I knew the opening remarks from the Circular Economy Tour had come to an end when Keynote speaker George Bandy declared that no longer may we “privatize the wealth while socializing the risk”. With an ounce of skepticism, I listened to the Vice President of Sustainability at Interface, hoping that he had adequate proofs to support his emotionally charged claim. He did.
Mr. Bandy described a project in which Interface sourced raw material for its product from an unexpected place. Floating in the shallow waters off the coast of the Philippine isles lie thousands of tons of discarded fishing net. Waste left behind from commercial fishing, the nets contain the exact fiber needed to create Interface’s new carpet tiles. Over the past 5 years, more than 56,000 KG of this net have been removed from the ecosystem and used to create a sellable product. The waste from one industry becomes the feedstock for another.
The next keynote speaker, Marty Neese, COO of SunPower, took the podium and immediately began by describing, rather fittingly, the operational approach with which he closed the loop in his company’s waste stream. Using already existing environmental certifications, SunPower adapted its manufacturing processes to meet Cradle to Cradle and Circular Economy 100 standards. After this baseline had been established, Mr. Neese incorporated incentives for the engineers so that the material usage loop could be closed even further. He left the podium after describing this final approach:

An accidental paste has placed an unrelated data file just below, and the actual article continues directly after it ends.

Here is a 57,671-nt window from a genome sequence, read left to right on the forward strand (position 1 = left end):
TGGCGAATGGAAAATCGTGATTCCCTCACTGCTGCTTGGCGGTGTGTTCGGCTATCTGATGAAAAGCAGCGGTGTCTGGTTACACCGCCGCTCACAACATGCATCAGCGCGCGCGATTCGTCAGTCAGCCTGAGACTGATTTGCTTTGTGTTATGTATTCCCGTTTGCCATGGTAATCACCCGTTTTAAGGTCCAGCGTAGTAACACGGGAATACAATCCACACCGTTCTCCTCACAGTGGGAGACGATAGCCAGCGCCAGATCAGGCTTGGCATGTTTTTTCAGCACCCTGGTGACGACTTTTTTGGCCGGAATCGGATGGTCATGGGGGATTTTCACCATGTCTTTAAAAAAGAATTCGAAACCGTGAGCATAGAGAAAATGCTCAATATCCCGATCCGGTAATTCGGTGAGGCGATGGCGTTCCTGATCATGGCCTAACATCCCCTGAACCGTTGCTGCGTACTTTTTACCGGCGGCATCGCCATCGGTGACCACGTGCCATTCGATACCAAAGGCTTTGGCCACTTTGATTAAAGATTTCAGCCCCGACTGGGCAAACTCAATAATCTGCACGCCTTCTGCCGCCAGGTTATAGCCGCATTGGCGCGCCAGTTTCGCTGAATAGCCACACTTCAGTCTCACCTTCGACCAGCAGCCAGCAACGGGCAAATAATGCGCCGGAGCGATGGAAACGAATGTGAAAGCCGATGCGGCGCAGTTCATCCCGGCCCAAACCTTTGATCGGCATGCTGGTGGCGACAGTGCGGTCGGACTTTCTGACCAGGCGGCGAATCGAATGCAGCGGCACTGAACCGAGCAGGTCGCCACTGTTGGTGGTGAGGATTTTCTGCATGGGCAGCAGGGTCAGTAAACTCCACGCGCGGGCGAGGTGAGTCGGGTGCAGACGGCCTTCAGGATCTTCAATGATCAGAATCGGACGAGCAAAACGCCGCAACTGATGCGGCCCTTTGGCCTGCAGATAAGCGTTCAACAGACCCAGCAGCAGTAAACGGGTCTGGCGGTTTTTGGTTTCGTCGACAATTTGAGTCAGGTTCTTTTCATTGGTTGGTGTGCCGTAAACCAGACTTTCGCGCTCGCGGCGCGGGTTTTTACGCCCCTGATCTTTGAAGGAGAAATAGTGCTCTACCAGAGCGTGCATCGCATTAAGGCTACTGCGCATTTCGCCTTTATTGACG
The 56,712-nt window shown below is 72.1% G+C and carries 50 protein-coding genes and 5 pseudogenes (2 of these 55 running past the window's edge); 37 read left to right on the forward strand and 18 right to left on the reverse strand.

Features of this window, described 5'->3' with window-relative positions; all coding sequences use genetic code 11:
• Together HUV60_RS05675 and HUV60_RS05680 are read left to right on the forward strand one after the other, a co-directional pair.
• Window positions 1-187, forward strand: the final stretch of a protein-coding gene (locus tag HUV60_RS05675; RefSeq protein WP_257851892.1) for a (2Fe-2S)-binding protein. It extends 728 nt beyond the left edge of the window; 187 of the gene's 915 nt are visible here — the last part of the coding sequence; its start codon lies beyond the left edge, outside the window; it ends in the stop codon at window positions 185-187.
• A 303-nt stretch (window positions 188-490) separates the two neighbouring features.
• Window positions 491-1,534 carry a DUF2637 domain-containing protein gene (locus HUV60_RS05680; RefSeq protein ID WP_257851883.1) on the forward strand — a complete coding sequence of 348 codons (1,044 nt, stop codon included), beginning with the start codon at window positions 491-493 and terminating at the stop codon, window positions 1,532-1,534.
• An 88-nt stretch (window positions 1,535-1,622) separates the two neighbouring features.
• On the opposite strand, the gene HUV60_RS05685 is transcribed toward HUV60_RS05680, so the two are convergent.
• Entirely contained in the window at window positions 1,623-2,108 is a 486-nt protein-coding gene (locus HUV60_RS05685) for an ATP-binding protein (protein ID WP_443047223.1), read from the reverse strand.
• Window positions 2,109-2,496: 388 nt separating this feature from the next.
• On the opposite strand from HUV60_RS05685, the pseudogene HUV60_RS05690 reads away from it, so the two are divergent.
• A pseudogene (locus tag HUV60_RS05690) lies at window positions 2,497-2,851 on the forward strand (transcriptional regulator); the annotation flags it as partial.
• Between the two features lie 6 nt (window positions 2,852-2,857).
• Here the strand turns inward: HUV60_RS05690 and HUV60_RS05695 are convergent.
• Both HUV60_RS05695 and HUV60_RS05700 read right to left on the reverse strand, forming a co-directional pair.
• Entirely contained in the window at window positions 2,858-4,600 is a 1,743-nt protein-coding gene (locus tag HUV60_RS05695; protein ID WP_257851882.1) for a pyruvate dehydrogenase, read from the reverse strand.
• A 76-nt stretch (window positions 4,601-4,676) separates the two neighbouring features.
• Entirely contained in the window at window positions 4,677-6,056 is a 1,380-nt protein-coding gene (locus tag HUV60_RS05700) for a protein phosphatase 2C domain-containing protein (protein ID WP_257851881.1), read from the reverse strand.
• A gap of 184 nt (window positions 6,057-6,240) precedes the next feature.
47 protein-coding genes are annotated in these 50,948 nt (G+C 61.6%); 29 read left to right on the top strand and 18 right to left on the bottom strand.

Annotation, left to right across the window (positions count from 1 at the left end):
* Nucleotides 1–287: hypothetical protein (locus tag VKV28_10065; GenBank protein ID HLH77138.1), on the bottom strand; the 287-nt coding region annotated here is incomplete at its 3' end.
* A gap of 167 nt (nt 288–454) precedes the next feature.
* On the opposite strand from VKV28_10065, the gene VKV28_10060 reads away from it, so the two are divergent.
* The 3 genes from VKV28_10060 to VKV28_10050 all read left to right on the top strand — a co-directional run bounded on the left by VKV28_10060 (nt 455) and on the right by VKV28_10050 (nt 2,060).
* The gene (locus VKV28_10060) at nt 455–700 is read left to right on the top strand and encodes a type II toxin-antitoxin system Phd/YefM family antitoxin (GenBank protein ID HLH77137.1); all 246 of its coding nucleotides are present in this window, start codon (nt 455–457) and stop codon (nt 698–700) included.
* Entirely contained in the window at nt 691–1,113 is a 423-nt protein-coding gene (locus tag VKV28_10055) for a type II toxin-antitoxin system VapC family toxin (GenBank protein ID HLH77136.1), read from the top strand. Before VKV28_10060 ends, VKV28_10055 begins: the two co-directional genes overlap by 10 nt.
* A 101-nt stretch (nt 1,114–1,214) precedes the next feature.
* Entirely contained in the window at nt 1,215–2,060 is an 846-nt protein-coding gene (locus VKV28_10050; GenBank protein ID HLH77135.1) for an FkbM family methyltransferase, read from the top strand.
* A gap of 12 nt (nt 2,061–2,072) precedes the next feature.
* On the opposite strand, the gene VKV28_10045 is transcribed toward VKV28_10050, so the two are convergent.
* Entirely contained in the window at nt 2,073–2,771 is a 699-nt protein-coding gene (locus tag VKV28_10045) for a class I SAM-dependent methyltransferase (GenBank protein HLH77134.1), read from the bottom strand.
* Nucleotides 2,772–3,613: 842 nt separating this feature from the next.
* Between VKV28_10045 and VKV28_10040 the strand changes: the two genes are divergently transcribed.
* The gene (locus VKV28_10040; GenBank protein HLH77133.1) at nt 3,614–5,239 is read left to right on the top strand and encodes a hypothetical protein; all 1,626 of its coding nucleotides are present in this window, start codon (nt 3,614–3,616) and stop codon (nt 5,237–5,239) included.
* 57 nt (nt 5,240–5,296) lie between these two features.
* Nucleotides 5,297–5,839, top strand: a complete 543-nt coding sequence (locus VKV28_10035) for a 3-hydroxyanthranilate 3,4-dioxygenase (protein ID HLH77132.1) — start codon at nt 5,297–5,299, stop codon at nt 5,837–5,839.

“Ask R&D how to make solar power more efficient, and you’ll have countless answers.Ask them how to reduce the amount of water used in the manufacturing of these more efficient solar panels, and you’ll get the opposite. We’re changing this.”
Absorbing what I heard, saw, and experienced over the course of the day, I concluded the following: for the idealists, the circular economy can create a new paradigm in which all of the earth’s resources are not only valued monetarily, but intrinsically; for the pragmatists, it opens up new markets by creating value from the previously valueless.
This is practical idealism. This is the circular economy in action.